Sandwiched between the river Lea and the Eastway cycle circuit, slap bang where the 2012 Olympics will take place, is a thin strip of productive agricultural land. These are the Manor Gardens Allotments - an unlikely green oasis in the midst of a drab industrial backwater. The allotments are ecologically sound, carbon-friendly and fully sustainable. They encourage healthy living and are supportive of a multicultural community. Indeed, they tick almost every box that a "Green Olympics" facility ought to have - every box except 'location', that is. Because (according to the 2012 masterplan) a big concrete footpath is needed here instead, to guide spectators towards the Velodrome, BMX track and Fencing Hall. It wouldn't be acceptable to incorporate allotments growing cucumbers in the middle of a highly-secure Olympic site, obviously, so everybody has to move out. In less than two months time.
The allotment holders of Manor Gardens are mightily annoyed at having to abandon their cultivation to the bulldozer. And rightly so. These allotments have been here for 100 years, and were bequeathed 'in perpetuity', whereas the Olympic footpath will be used for just four and a bit weeks. There'll be no sustainable food production on site in 2012, just the usual corporate suspects peddling burgers, paninis and cappucinos. Not surprisingly the owners have been protesting loudly. They've established an angry but endearing blog and have set up an online e-petition which has already attracted several hundred signatures. A few weeks ago they held a locally-produced 'New YearFeast' on the allotment site, with a Sunset Barbecue lit by a fake Olympic flame. They don't stand a chance of standing in the way of imminent redevelopment, of course, but at least they're trying.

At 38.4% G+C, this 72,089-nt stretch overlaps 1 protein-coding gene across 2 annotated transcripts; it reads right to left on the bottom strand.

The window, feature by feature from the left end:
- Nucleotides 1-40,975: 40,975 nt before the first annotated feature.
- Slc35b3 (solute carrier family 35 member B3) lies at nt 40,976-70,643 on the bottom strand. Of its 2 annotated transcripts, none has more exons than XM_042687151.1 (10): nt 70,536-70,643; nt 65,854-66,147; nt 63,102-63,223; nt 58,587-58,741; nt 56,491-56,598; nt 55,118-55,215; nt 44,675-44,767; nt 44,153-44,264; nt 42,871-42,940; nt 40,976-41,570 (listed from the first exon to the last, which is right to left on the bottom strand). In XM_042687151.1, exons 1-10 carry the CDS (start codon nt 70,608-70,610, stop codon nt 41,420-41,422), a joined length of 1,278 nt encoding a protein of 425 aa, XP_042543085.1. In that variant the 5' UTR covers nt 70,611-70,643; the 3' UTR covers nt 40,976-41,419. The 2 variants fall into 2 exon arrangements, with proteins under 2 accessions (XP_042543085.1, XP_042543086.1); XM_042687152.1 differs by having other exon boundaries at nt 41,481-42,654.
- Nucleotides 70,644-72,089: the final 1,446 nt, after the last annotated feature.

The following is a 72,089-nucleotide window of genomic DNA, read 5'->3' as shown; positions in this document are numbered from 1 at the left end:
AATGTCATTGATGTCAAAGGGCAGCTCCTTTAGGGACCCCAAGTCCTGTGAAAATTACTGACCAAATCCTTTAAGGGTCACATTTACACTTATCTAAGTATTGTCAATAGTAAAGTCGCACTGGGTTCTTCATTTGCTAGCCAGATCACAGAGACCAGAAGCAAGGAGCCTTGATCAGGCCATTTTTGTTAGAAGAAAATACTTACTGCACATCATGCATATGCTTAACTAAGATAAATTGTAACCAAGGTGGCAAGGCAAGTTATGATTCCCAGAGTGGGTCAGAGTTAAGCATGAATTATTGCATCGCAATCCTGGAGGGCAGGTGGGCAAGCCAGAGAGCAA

The entrance to the allotments is well hidden, down an unsignposted track off Waterden Road between a bus garage and an auction site. Access is via a dedicated footbridge across the Lea, then up a gentle slope into the allotments proper. It's a much larger site than you'd probably be expecting - fairly narrow but stretching off some considerable distance in both directions. Walk down the central trackway and you'll discover a motley collection of sheds and lean-tos amidst a patchwork of tilled soil, wheelbarrows and water butts. There's a definite feeling of a 'village' community amongst the 85 plots - you almost expect Arthur Fowler to come walking out of one of the sheds clutching a spade and a steaming mug of tea. It's a charming tranquil spot, even in midwinter.
In past summers these allotments must have been a riot of colour and growth, but at present they lie fallow and pale in doomed hibernation. A handful of diehard gardeners can still be seen tending their patches, pulling up the weeds and preparing for the season ahead. I do hope they've planted something which harvests before Easter.